The event business recently lost an icon: Robert Isabell. Yesterday, the New York Times ran a full page story (in the Style Section, of course) memorilizing Robert and his work. There will only be one Robert Isabell and his accomplishments were and are ground-breaking. His passing, and that of Philip Baloun last year, got me to thinking about what, if any, legacy a creative business owner would want to leave.
Maybe the legacy has to be that of a singular artist with encapsulated work -- so when you are gone, everything is gone. Certainly the case for Robert and Philip. Philip's business was systematically dismantled within months of his passing and I suspect Robert's will be too. Just not sure that it HAS to be this way. There are legions of examples of artists and designers whose business transcends them. Just to name a few -- Versace, Chanel, Dior and, among the living -- Phillipe Starck, Armani, Ralph Lauren, Calvin Klein.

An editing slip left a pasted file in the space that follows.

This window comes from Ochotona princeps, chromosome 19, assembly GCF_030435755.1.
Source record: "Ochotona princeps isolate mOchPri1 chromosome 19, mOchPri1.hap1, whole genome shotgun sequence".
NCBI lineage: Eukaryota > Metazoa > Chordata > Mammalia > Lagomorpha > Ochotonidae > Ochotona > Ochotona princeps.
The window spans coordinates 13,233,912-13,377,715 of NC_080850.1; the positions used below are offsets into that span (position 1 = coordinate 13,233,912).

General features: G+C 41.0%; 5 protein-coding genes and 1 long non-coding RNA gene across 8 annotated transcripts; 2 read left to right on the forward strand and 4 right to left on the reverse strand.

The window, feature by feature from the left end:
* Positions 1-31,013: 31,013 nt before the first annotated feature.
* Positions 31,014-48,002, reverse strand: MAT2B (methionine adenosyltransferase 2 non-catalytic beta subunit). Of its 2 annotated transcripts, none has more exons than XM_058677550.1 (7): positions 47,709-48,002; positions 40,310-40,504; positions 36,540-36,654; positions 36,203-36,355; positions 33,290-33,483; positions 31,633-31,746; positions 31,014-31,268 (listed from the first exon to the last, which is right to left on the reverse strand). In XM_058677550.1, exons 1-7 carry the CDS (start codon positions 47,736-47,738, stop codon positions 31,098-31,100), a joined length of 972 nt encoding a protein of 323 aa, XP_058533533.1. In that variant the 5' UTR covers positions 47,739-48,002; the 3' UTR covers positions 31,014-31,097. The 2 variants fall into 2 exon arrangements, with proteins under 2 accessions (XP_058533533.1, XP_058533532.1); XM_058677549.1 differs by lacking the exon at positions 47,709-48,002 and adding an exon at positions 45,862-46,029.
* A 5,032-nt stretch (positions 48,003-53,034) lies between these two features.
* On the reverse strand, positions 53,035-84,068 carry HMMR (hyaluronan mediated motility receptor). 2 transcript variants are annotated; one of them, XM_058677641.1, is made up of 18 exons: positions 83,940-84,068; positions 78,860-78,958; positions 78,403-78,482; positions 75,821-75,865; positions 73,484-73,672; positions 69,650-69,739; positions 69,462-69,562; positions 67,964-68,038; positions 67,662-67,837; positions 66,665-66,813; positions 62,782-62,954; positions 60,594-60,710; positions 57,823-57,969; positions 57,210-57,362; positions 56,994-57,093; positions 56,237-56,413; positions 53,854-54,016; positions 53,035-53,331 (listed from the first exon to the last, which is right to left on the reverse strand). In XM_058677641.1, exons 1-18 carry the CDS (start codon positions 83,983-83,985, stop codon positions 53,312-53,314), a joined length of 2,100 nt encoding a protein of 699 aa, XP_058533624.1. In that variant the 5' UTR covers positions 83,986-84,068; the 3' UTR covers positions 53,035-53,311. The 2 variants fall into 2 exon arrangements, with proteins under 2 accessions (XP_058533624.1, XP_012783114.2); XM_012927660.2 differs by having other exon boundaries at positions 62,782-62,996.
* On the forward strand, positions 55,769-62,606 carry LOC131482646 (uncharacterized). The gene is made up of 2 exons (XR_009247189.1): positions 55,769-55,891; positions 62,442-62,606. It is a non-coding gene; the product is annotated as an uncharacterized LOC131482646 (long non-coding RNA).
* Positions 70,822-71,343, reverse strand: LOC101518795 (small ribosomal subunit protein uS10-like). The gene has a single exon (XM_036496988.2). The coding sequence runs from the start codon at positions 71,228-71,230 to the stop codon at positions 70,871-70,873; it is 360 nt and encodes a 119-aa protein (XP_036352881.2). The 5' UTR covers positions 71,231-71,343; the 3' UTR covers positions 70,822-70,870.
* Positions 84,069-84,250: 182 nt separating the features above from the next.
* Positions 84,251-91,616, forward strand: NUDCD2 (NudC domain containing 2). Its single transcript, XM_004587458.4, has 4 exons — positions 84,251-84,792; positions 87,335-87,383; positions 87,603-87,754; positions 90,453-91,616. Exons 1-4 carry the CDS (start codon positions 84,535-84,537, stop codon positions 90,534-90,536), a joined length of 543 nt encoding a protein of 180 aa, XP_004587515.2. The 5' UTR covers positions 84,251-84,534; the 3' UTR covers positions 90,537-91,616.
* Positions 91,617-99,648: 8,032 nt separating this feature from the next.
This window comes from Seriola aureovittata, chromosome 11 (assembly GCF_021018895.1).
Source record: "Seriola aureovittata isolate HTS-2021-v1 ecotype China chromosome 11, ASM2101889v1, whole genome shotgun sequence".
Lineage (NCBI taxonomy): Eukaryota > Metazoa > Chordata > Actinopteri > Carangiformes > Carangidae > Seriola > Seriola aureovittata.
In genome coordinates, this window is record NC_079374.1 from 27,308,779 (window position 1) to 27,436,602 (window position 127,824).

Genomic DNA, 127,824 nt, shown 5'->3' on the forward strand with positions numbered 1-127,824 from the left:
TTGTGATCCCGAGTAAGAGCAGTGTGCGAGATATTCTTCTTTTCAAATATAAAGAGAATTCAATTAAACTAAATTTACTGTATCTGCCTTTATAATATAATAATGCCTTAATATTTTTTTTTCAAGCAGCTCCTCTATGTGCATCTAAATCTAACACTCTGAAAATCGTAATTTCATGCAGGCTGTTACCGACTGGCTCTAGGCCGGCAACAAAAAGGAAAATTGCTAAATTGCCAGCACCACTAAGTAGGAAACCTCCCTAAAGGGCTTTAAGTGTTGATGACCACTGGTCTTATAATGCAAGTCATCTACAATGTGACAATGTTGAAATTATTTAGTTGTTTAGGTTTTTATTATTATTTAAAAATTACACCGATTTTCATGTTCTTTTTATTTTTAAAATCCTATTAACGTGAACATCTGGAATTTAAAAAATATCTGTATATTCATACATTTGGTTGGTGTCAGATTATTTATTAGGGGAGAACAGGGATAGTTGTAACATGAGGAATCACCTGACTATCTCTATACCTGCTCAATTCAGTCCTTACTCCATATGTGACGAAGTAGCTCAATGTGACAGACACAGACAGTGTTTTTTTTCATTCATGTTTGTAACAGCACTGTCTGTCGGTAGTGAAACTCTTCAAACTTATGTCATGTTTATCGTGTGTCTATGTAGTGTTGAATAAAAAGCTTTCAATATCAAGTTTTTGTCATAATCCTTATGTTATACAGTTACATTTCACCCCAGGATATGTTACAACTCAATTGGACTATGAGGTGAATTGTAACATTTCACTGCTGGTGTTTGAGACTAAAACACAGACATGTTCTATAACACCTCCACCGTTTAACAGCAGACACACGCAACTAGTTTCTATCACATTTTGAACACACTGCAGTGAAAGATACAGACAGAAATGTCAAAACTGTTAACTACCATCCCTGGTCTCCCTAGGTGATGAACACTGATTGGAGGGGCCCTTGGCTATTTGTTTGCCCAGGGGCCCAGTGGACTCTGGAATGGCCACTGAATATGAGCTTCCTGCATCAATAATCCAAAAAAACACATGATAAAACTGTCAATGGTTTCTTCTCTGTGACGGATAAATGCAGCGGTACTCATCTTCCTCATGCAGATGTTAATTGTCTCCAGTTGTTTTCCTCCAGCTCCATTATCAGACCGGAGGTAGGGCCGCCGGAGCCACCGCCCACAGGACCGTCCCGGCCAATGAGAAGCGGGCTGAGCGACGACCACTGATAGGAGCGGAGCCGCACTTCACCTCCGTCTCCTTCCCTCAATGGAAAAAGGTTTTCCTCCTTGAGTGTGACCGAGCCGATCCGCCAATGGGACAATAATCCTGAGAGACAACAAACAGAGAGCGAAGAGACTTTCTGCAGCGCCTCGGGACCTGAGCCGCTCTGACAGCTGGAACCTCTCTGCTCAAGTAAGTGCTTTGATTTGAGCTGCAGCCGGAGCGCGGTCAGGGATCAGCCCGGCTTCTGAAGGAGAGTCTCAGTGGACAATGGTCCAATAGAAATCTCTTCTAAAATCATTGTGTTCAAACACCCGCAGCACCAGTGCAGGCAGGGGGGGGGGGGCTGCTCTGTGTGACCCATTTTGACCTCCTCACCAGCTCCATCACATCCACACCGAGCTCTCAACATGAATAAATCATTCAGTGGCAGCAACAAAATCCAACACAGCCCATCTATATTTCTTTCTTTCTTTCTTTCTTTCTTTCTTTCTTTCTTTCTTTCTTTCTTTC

What I am sure of is that the legacy of your creative business has nothing to do with whether the name of the business has your name on it. Nor does it have to do with the breadth of the business (i.e., if it is regional, national or international). It has everything to do with how far the brand has transcended the core of your art and whether the style of your brand has become engrained in the market as a lifestyle. If it has, then there is a fair chance that the business can survive you.
Ask yourself to what end are you running your creative business? If it is to simply practice your art, then stay true to that. You don't get bigger than Robert or Philip, and their businesses are gone forever. But if you want to build something bigger than the core presentation of your art, then you have to see your core for what it is -- the place to start (and to which all things will return).
Going beyond your core is much easier said than done. Establishing the essence of your art as a lifestyle should be your first step. However, you do have to choose. If you don't, you will be caught in the middle between doing what you do and focusing on leveraging your core. This will dilute both your art AND your brand. Like everything else, it boils down to living your own truth, both as an artist and business owner. Your creative business can only be a reflection of that truth.